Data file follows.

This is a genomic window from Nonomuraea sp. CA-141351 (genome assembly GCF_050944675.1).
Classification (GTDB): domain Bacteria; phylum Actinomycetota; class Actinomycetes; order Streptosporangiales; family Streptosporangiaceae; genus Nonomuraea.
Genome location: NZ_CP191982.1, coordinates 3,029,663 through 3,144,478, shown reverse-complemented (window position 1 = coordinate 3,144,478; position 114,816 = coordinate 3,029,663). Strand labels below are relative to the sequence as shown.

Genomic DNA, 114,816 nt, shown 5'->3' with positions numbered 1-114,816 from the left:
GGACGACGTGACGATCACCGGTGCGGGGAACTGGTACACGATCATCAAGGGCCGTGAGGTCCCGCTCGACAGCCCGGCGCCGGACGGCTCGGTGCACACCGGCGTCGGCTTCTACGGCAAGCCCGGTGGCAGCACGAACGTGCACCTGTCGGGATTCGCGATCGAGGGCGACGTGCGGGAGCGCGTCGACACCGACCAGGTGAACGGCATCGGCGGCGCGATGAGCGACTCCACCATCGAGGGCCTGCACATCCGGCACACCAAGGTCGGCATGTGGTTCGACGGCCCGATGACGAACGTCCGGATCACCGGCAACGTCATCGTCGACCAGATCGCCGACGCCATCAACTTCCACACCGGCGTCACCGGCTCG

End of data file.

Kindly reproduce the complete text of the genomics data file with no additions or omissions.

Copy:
This is a genomic window from Nonomuraea sp. CA-141351 (genome assembly GCF_050944675.1).
Classification (GTDB): domain Bacteria; phylum Actinomycetota; class Actinomycetes; order Streptosporangiales; family Streptosporangiaceae; genus Nonomuraea.
Genome location: NZ_CP191982.1, coordinates 3,029,663 through 3,144,478, shown reverse-complemented (window position 1 = coordinate 3,144,478; position 114,816 = coordinate 3,029,663). Strand labels below are relative to the sequence as shown.

Genomic DNA, 114,816 nt, shown 5'->3' with positions numbered 1-114,816 from the left:
GGACGACGTGACGATCACCGGTGCGGGGAACTGGTACACGATCATCAAGGGCCGTGAGGTCCCGCTCGACAGCCCGGCGCCGGACGGCTCGGTGCACACCGGCGTCGGCTTCTACGGCAAGCCCGGTGGCAGCACGAACGTGCACCTGTCGGGATTCGCGATCGAGGGCGACGTGCGGGAGCGCGTCGACACCGACCAGGTGAACGGCATCGGCGGCGCGATGAGCGACTCCACCATCGAGGGCCTGCACATCCGGCACACCAAGGTCGGCATGTGGTTCGACGGCCCGATGACGAACGTCCGGATCACCGGCAACGTCATCGTCGACCAGATCGCCGACGCCATCAACTTCCACACCGGCGTCACCGGCTCG